Something that I also tested was how this new rosin would compare to other bass rosins. Something that was explained to me from various teachers in South Carolina String Educators Association was they felt like the 3G Ultra was great for Violin, Viola and Cello but was simply too weak for bass. The initial testing I did of the rosin (which you can see by clicking here) shows that the students I used then felt the same way. They feel like the quality is there, but the grip was not enough to cause the strings to vibrate effectively. After noticing there was a lot more grip to this rosin, I compared it to two other bass rosins that are standards in their field: Pops and Carlson. They are on two opposite sides of the world in terms of rosin. Pops is a strong rosin that can become gritty at times but is more stable and can really pull the lower end out of the bass when needed. Carlson, on the other hand, is an equally strong rosin but can achieve a similar strength sound without the gritty sound. The cost is the lack of stability from the rosin’s formula. It can be very temperamental in higher humidity and that causes the rosin to not stick very well or in some rare cases stick too much.

The reason I bring all this out is the results from this test. The Magic Rosin® X came out literally in the middle for all the bass players. They all called it the happy medium between the two rosins. It was sticky enough to cause the clear and concise sound that Magic Rosin® is known for but without the cost of being temperamental or being too strong. Whenever I fiddled around with the rosin samples on one of the basses, I noticed the same thing. It was clear and worked well but fit as a natural middle ground between the two other rosins. As far as I’ve noticed, the rosin seems to be very stable and if it is like the other Magic Rosin® types then it should be very stable.

With everything else said, there is one more thing I need to get out of the way before I give my final verdict. This sample of the rosin is very flaky. I do not know if it is from the sample or the recipe but it chips a lot easier than the others have. Not enough to cause it to shatter from bumping it with the frog but if you have used the other rosins then it will be noticeable.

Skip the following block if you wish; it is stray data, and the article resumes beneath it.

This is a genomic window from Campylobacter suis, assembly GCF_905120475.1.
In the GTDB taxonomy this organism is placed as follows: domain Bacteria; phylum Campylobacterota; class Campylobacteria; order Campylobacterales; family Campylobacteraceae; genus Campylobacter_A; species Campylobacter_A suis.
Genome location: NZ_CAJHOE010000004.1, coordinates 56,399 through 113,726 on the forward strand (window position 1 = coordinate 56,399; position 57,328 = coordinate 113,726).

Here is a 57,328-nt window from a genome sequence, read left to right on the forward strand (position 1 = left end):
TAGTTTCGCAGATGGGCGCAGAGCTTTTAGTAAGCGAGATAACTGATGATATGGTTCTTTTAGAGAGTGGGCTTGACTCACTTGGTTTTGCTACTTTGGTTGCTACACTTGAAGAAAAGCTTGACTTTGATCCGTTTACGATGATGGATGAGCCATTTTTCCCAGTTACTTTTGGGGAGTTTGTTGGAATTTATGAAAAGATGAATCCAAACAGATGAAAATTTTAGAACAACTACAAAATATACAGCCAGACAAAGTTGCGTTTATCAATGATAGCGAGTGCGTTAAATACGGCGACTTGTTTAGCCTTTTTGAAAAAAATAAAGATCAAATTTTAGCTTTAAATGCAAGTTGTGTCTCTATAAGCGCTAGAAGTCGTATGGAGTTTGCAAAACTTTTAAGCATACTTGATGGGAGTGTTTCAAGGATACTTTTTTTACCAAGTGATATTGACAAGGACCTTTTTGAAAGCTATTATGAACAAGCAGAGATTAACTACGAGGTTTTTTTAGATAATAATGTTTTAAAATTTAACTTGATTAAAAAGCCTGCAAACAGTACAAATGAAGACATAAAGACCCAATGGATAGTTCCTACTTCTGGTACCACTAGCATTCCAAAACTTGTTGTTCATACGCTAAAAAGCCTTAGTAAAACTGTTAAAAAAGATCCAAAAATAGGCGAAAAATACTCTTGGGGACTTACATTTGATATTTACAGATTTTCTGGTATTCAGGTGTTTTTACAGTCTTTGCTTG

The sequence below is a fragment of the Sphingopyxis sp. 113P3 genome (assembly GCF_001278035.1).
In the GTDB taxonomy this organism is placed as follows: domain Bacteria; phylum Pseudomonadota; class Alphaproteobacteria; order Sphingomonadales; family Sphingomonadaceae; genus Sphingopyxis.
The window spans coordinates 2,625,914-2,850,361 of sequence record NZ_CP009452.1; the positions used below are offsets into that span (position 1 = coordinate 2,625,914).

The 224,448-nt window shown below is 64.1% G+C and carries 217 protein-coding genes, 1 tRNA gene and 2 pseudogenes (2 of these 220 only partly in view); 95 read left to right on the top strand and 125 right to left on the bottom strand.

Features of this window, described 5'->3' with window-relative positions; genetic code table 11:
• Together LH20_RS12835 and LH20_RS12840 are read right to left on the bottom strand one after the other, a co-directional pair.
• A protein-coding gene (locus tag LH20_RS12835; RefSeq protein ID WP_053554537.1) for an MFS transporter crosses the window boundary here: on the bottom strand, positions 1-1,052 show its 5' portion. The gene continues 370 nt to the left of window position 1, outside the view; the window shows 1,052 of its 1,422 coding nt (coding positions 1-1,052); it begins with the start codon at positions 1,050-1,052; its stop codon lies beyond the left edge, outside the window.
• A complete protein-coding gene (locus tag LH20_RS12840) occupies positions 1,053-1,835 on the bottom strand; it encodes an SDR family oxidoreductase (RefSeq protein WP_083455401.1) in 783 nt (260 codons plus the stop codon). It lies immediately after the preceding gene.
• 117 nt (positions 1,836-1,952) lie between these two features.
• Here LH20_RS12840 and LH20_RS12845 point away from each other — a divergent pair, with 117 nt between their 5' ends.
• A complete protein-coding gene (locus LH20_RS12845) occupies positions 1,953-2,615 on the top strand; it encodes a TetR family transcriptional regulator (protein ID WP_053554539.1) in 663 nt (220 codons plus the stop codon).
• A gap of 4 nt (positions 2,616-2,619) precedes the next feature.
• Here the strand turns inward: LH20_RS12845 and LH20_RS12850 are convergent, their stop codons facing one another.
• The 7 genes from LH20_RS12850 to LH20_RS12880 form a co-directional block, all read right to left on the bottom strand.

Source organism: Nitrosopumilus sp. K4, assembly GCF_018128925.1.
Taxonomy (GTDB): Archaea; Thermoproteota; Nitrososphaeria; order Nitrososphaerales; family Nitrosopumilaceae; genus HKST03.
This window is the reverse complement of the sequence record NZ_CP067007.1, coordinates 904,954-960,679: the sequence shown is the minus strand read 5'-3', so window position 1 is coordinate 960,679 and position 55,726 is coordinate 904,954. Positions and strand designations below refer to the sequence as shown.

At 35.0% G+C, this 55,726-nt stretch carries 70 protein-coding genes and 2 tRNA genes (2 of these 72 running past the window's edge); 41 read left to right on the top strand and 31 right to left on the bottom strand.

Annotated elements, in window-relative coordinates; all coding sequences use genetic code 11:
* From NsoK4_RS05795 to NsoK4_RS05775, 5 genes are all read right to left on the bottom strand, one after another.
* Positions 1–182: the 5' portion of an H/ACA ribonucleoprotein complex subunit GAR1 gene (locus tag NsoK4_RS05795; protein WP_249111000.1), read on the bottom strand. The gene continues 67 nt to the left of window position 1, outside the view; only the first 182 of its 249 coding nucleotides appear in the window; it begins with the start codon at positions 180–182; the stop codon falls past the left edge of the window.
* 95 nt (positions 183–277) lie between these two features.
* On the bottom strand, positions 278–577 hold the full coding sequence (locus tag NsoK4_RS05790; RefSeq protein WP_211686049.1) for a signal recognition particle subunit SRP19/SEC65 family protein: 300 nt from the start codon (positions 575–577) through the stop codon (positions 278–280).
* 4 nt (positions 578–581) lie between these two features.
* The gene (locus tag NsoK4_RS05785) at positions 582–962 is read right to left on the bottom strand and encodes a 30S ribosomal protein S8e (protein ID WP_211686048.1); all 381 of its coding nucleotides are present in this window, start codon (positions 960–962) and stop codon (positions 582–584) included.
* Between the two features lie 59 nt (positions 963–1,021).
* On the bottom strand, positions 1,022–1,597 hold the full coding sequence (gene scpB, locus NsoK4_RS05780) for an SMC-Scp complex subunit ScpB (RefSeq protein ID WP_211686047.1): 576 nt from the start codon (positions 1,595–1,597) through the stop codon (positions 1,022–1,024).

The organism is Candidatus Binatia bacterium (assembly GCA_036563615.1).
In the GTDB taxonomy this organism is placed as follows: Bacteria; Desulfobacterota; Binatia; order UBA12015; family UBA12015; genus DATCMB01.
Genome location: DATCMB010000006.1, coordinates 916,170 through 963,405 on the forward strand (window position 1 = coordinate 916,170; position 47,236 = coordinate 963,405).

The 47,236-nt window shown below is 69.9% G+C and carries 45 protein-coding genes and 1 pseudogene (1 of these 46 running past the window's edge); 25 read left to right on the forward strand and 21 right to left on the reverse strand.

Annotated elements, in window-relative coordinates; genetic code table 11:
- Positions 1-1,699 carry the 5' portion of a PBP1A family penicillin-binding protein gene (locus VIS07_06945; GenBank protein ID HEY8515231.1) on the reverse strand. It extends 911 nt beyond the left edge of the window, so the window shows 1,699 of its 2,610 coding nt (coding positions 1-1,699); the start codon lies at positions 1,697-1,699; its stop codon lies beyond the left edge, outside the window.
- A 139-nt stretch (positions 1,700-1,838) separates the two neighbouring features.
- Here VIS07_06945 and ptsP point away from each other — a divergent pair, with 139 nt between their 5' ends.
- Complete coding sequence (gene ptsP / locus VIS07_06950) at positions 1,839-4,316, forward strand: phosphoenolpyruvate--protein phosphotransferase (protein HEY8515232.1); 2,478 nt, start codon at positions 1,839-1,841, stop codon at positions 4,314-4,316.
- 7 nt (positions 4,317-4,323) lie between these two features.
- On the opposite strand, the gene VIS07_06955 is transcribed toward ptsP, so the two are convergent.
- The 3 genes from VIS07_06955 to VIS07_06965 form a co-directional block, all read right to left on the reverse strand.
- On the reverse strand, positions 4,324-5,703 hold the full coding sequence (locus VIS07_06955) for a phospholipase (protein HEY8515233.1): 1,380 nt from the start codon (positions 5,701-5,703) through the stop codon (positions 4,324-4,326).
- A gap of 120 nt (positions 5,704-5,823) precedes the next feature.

Other than that complaint and the bulk of this review, it is a great rosin. Magic Rosin® has kept their quality up high when creating this product. It has all the signature qualities: the clear rosin with the beautiful images inside, the lack of dust that makes it very friendly to those with asthma or allergies and the longevity of the rosin for the amount. The only thing that should be considered before trying it yourself is if you like strong rosin. For those who have used the 3G Ultra and would like something stronger then this would be worth trying. If you are a bass player looking for a good middle rosin between the previously mentioned then this would be a great place to start. I give Magic Rosin® X a 3 chunks of rosin out of 5 for cello and a 4 chunks of rosin out of 5 for bass. 

Monday, October 20, 2014

Music Theory 101 #7: The Basic Skills of Music; Timbre

Ok, no more playing around! I will finish this post today. I've been busy with the convention, and being sick but today is the day I finish this post and get to finishing the series for the new one I have planned!

Continuing on from where we left off way too long ago, we shall talk about timbre, or more commonly called tone color. Timbre (pronouced tam-ber) is basically the characteristics that make any instrument sound the way it does. Think about it as if this would be the instrument's accent. Every language we speak has an accent to where it was created, and there is no difference with musical instruments. The major difference here is the science behind why it happens.


Looking on to why this happens, we have to get some what technical about how it works. The basic explanation is the sound wave itself has changed shapes, which then changes how we hear it. Think about the differences between the four basic sound waves: Sine/Cosine, Square, Triangle and Sawtooth. Each one has their own definite shape and sound very different. There is A LOT that is involved into explaining that, and if you are interested then click here to read what HyperPhysics.Edu have done on the topic. For those whom don't want all the details, there are two basics things to consider. The first way to analyze a sound wave is by analyzing the harmonic content of the sound, or how the overtones and harmonics are heard in relation to the primary sound wave. An organic sound wave (that being by a live instrument) is created by playing a primary frequency or fundamental pitch. That then triggers all the overtones, harmonics, and in the case of instruments with strings, similarly divided strings to play simultaneously. Sometimes these overtones and harmonics can be directly heard while other times aren't even recognizable. The second way is how the sound wave envelope is created. Every instruments has a certain way to make sound. For example, a cello normally has to bow a string. The energy to get started with the bow moving across the string helps define strings musicians because of the "lag" from the energy transfer. Compare to guitarist and pianist whom strike the string with their fingers, pick or by a hammer. The energy is transferred differently, and is creates a different sound. In case you are interested in hearing so, then check out this piece. It has played piano and bowed piano. 

After all the scientific gibberish followed by a crazy videos, what does this all mean for a simple composer? Why should timbre matter this much in my piece?